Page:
Green Chemistry - Carnegie Mellon and the G-20 - Carnegie Mellon University

Monday, August 3, 2009

Green Chemistry

Terry CollinsOnce known as one of the most polluted cities in the United States, Pittsburgh has transformed itself into one of the world's most livable cities, taking great strides to create a cleaner, greener environment. Key to the reduction of dangerous pollutants is a field of study called green chemistry.

Carnegie Mellon is at the forefront of this movement, leading research and education in safer chemicals.  

Thomas Lord Professor of Chemistry Terry Collins taught the first college courses in green chemistry at Carnegie Mellon in 1992.  Collins continues to innovate education, developing free curricula for teachers around the world.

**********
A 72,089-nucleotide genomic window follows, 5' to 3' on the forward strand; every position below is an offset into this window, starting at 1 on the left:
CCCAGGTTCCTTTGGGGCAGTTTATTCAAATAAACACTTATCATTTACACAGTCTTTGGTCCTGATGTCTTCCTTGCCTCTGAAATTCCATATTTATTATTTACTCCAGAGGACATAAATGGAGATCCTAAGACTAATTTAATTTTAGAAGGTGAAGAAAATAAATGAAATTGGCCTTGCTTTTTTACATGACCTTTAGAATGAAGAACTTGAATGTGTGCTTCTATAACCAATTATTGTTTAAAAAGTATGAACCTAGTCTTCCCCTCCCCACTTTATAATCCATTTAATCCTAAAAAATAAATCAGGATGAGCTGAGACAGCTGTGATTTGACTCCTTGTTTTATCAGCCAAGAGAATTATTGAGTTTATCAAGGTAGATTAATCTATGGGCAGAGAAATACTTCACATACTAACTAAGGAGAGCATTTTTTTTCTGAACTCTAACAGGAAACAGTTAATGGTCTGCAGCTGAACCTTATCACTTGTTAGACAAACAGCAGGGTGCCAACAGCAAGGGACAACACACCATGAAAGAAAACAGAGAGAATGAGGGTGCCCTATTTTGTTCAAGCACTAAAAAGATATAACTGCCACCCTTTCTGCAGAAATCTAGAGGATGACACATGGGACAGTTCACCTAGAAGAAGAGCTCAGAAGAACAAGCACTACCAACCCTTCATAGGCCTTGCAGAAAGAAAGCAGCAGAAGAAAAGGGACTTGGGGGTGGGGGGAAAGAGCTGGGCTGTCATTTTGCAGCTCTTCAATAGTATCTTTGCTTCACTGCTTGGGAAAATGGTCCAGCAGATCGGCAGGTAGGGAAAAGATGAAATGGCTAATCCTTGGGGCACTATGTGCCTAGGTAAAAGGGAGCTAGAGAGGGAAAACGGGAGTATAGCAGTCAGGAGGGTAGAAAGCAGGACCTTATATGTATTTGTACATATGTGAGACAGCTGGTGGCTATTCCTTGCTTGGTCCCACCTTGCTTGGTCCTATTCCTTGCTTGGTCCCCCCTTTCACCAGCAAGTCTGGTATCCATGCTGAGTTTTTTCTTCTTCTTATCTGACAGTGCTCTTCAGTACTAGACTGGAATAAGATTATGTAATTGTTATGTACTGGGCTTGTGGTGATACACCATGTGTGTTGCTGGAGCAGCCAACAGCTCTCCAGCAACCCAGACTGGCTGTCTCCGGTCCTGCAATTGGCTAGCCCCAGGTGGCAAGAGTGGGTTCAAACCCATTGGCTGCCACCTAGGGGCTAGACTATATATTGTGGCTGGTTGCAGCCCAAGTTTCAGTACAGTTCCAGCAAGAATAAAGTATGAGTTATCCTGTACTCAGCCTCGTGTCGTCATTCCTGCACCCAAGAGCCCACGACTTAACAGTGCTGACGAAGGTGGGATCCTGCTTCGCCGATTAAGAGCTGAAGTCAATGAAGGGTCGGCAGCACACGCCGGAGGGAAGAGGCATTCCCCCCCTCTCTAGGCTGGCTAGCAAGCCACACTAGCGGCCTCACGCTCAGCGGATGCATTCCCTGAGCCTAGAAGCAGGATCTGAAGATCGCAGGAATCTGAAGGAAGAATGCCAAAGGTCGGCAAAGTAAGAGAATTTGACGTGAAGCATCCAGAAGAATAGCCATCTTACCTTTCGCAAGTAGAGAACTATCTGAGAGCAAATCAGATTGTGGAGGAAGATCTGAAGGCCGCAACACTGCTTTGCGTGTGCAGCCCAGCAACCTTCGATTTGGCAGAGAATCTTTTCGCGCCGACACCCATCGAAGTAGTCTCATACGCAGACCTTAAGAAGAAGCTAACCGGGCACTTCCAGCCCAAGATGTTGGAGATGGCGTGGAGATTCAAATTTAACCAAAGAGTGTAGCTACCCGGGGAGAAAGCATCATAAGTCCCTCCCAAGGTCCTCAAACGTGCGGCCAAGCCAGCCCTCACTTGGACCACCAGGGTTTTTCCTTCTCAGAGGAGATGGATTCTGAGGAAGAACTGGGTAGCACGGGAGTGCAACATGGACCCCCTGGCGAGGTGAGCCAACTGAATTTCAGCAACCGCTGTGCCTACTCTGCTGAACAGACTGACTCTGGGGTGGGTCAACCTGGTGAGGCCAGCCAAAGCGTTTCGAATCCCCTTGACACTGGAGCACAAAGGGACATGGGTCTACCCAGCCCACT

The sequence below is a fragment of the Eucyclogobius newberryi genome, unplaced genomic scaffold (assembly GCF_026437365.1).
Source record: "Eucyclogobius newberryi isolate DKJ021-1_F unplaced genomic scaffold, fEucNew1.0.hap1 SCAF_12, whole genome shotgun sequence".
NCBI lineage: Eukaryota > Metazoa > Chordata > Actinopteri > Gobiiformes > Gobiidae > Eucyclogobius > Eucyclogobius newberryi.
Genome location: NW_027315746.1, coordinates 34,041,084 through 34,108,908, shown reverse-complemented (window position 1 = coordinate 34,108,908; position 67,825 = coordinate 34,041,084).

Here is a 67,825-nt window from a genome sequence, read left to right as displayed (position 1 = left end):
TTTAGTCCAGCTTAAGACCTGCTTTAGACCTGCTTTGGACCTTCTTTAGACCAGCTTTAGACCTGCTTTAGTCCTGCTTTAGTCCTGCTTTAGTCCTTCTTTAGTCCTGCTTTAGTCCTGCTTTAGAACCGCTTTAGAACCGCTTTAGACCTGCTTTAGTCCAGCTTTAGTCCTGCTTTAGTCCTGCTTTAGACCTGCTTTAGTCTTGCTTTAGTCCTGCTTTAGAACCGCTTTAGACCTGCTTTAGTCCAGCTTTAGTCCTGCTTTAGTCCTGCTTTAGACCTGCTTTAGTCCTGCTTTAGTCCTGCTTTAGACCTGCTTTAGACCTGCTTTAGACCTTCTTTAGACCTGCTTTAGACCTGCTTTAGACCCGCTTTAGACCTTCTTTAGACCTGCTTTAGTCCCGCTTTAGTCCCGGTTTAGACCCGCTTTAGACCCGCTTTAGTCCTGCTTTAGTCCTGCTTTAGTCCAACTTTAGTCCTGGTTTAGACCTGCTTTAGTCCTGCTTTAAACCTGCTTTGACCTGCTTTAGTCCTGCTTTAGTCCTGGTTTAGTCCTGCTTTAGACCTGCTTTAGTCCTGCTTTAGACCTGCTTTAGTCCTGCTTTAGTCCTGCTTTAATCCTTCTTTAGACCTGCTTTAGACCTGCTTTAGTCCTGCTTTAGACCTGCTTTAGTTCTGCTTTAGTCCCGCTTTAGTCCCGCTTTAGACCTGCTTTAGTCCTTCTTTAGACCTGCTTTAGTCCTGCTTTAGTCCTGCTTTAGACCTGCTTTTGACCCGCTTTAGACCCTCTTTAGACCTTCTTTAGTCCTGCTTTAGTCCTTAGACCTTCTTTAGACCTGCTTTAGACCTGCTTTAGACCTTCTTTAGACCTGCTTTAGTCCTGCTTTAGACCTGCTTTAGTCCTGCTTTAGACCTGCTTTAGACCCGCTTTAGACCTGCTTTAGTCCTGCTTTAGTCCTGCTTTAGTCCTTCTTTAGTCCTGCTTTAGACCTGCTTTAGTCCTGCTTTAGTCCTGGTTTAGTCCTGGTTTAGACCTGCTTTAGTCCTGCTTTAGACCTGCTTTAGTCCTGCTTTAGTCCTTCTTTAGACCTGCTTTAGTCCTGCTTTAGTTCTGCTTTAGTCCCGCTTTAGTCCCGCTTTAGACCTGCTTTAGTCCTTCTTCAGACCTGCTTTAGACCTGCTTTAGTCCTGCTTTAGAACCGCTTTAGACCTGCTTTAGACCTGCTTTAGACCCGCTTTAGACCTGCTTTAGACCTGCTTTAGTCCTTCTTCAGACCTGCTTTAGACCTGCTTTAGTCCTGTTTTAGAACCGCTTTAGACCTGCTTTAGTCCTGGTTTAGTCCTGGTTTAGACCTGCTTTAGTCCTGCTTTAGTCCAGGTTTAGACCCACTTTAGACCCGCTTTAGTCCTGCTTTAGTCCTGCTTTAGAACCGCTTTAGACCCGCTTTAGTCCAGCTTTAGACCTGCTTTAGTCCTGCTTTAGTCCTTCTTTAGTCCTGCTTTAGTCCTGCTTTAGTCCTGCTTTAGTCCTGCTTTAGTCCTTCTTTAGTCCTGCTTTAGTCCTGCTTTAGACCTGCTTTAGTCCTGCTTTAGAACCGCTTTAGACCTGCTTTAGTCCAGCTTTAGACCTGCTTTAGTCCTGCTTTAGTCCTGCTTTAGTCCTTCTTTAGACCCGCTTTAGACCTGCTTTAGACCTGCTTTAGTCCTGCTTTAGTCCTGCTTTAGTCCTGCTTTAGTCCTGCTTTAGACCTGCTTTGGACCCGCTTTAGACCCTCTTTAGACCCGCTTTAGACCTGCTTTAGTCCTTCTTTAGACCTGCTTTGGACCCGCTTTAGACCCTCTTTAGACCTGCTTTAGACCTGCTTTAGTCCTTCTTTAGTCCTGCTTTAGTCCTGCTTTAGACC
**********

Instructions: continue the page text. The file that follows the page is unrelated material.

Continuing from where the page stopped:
On the research front, two Carnegie Mellon researchers have been recognized with the Presidential Green Chemistry Challenge Award from the U.S. Environmental Protection Agency. In 1999, Collins received the award for his work developing a new class of oxidation catalysts that can be used to remove toxins from water and soil.

Krzysztof MatyjaszewskiJ.C. Warner Professor of the Natural Sciences Krzysztof Matyjaszewski was honored for using environmentally friendly reducing agents like vitamin C to green a widely used method of polymer fabrication called ATRP in 2009.  

Collins and Matyjaszewski's work has been commercialized through spinoff companies GreenOx Catalysts and ATRP Solutions, both headquartered in Pittsburgh. The companies bring the Carnegie Mellon-developed technologies to companies worldwide, making Pittsburgh, once the exporter of hazardous chemicals, a distributor of green chemistry solutions.

Related Links: